2. Write email sequences. The next step is to write a series of emails that will go out after a person subscribes to your list. After a person downloads your IBS guide, for example, you should send them 3-5 more emails that provide additional value, educate them about who you are, and direct them to the next step on the path to purchase. After a person signs up for your webinar, you should send them info about how to access the webinar and reminders before it starts.

3. Automate your emails. Let’s say somebody downloads that IBS guide. Your email service provider starts to send them the series of 5 emails that introduce them to your practice and provide more value. But after only the 2nd email, that person follows the link to schedule their appointment and becomes a patient! That’s awesome, but wouldn’t it be strange if they then receive 3 more emails encouraging them to become a patient? That is where automation comes in. Many email service providers allow you to create email sequences depending on actions the subscriber takes. If they make it all the way to the confirmation page for scheduling an appointment, they can be switched over to the “new patient sequence” and away from the “IBS download” sequence. Get it? This process may seem daunting at first, but sequences can easily be created with the right email service provider. The most affordable and user-friendly platform that I have found to do this is Convertkit. Now let’s talk about exactly what to write in those automated email sequences.


I often hear from doctors that they just want to educate people and do not want to be “salesy.” I get it! I do not want you to be salesy either. But I do want you to educate in a way that will grow your practice and boost your bottom line. I want you to guide your subscribers on an intentional path from discovering you to paying you. Your email sequences are not intended to sell, and your goal should not be to have every subscriber sign up as a patient. Your email sequences should provide incredible value, nurture a relationship, and invite people to make a choice. If you never invite people into your practice, they will never come. Open the door for them to make that decision, and show them exactly how to walk through that door if they so choose. Your email sequences should provide 3 critical things:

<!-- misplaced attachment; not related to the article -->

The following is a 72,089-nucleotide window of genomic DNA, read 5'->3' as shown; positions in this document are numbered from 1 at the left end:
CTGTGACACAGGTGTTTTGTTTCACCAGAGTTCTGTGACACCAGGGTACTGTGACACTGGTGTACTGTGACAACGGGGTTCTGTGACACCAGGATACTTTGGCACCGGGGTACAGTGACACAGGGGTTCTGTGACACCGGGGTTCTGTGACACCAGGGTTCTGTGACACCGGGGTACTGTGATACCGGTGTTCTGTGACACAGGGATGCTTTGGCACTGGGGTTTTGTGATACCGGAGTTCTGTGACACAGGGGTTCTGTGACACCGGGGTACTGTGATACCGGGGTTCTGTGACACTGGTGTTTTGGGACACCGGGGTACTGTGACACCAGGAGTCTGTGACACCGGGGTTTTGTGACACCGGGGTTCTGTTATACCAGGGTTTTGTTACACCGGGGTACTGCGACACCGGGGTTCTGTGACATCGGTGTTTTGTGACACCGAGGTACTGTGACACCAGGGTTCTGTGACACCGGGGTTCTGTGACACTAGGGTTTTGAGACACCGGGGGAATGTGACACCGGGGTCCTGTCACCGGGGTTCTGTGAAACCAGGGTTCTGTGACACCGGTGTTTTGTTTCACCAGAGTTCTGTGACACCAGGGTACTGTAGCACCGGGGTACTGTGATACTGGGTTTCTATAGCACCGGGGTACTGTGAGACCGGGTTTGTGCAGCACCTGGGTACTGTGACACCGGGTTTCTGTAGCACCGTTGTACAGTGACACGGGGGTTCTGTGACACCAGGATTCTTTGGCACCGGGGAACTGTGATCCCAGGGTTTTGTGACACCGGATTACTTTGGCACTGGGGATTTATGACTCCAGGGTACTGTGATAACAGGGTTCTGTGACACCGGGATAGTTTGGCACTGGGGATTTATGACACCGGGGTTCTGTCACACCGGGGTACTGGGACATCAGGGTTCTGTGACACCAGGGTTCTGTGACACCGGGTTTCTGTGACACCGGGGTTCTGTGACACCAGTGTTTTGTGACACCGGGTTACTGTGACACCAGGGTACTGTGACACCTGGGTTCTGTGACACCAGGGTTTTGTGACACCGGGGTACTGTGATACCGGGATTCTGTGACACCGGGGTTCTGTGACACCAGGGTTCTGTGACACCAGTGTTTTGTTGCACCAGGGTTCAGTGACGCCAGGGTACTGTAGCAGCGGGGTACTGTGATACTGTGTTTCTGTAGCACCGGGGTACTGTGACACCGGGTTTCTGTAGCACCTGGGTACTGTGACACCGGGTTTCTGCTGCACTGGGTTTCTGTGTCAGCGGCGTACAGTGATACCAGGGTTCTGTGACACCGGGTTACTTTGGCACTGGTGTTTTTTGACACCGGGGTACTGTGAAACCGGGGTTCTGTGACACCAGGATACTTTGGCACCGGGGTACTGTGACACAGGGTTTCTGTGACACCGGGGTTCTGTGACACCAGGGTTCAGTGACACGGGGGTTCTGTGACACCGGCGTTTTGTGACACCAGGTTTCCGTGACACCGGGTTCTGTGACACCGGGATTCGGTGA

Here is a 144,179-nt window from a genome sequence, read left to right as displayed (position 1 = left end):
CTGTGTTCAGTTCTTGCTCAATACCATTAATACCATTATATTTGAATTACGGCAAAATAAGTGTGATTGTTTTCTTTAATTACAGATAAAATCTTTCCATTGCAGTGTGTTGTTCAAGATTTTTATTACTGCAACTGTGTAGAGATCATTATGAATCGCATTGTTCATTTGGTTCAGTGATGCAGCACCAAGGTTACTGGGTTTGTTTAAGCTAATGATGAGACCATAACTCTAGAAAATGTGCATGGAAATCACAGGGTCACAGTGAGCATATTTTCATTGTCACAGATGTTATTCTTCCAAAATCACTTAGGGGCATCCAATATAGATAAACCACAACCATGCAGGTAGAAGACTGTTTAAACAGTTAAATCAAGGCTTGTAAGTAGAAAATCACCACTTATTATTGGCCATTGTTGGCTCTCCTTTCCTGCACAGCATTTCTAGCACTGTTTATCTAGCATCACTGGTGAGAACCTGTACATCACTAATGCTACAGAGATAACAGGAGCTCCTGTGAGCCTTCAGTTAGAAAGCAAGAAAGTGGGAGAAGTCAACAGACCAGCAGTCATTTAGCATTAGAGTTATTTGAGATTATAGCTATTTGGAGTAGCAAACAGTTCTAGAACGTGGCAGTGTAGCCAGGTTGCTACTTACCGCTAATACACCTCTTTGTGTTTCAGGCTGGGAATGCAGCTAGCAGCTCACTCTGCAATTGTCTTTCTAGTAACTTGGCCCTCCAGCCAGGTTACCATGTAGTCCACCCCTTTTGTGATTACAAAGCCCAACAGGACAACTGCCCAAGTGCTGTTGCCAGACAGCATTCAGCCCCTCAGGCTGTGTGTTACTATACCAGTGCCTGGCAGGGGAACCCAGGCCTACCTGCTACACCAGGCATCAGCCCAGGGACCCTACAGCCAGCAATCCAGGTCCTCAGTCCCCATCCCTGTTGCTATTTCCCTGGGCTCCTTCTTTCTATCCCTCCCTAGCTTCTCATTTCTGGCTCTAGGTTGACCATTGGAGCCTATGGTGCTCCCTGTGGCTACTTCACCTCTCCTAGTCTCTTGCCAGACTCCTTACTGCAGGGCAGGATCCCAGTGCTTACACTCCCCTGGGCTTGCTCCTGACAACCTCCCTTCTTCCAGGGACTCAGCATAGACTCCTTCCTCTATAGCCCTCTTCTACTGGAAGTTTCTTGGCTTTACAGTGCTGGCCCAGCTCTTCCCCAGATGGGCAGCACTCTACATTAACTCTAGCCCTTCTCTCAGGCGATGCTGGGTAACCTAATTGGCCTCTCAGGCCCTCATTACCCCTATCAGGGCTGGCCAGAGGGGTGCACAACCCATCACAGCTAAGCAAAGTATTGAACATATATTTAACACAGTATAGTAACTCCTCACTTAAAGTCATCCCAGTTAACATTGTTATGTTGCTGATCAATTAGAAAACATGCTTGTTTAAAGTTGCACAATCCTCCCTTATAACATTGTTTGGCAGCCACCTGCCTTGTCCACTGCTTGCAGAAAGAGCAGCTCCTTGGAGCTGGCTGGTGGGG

1. Personality. People buy from people. More specifically, people buy from people they know, like, and trust. Be authentic in the emails you send. Write from the first person, and let your personality shine through. Use the words you use every day. If you say “woohoo!” (like I do), then say it in your emails. Allow yourself to be vulnerable and share a short story of a time you learned an important lesson. The point is this: make sure your emails come from you and from your heart. It is awesome to show your expertise, but it is even more awesome to show that you can relate to your potential patient as a real person.

2. Value. People need to see that you offer the thing they want and desire more than anything in the world! Think about your ideal patient. What does that person want to know? Tell her that. Do not worry about giving away too much information for free. Think about that free IBS guide. A person will get some real value out of trying some of the supplements you recommend, but the real transformation comes when they work with you one-on-one. Give enough free information that subscribers see some benefit, and make sure that the obvious next step is to say yes to your paid offer.

3. Offers. You need to show your subscribers exactly what they need to do to accept your paid offer. Invite them into your practice if they are not patients yet. Invite them to purchase more products, write an online review, or refer friends and family if they are active patients. Tell them exactly how they will benefit. Be clear about exactly how to accept your offer. Provide an obvious link to schedule, to purchase product, or to write a review. Make it easy and seamless for people to say “yes!”



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Sarah Cook is a Copywriter, StoryBrand Guide, and former Naturopathic Doctor with 10+ years of experience writing for the naturopathic and functional medicine community.